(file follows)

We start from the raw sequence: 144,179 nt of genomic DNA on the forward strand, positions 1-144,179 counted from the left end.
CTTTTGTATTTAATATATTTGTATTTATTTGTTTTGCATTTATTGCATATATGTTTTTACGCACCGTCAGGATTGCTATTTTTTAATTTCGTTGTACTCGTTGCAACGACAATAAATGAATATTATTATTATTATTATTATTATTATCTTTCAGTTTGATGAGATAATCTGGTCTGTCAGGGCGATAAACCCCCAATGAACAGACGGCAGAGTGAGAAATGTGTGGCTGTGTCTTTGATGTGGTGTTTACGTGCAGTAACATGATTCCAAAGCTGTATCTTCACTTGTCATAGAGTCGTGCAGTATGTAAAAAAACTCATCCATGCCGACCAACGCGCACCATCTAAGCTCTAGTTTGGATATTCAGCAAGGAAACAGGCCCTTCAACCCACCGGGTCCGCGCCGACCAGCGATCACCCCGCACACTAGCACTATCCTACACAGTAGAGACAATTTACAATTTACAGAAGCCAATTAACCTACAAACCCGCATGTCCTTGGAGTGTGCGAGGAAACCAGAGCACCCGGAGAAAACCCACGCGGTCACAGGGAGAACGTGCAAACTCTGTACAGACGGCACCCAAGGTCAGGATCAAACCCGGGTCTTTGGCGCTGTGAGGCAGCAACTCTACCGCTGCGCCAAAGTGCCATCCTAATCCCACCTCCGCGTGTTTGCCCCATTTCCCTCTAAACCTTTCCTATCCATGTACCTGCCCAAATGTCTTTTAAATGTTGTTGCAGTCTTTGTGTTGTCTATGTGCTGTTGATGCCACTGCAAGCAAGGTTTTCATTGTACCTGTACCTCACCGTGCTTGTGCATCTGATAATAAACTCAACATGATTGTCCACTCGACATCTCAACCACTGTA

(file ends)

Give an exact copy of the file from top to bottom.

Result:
We start from the raw sequence: 144,179 nt of genomic DNA on the forward strand, positions 1-144,179 counted from the left end.
CTTTTGTATTTAATATATTTGTATTTATTTGTTTTGCATTTATTGCATATATGTTTTTACGCACCGTCAGGATTGCTATTTTTTAATTTCGTTGTACTCGTTGCAACGACAATAAATGAATATTATTATTATTATTATTATTATTATCTTTCAGTTTGATGAGATAATCTGGTCTGTCAGGGCGATAAACCCCCAATGAACAGACGGCAGAGTGAGAAATGTGTGGCTGTGTCTTTGATGTGGTGTTTACGTGCAGTAACATGATTCCAAAGCTGTATCTTCACTTGTCATAGAGTCGTGCAGTATGTAAAAAAACTCATCCATGCCGACCAACGCGCACCATCTAAGCTCTAGTTTGGATATTCAGCAAGGAAACAGGCCCTTCAACCCACCGGGTCCGCGCCGACCAGCGATCACCCCGCACACTAGCACTATCCTACACAGTAGAGACAATTTACAATTTACAGAAGCCAATTAACCTACAAACCCGCATGTCCTTGGAGTGTGCGAGGAAACCAGAGCACCCGGAGAAAACCCACGCGGTCACAGGGAGAACGTGCAAACTCTGTACAGACGGCACCCAAGGTCAGGATCAAACCCGGGTCTTTGGCGCTGTGAGGCAGCAACTCTACCGCTGCGCCAAAGTGCCATCCTAATCCCACCTCCGCGTGTTTGCCCCATTTCCCTCTAAACCTTTCCTATCCATGTACCTGCCCAAATGTCTTTTAAATGTTGTTGCAGTCTTTGTGTTGTCTATGTGCTGTTGATGCCACTGCAAGCAAGGTTTTCATTGTACCTGTACCTCACCGTGCTTGTGCATCTGATAATAAACTCAACATGATTGTCCACTCGACATCTCAACCACTGTA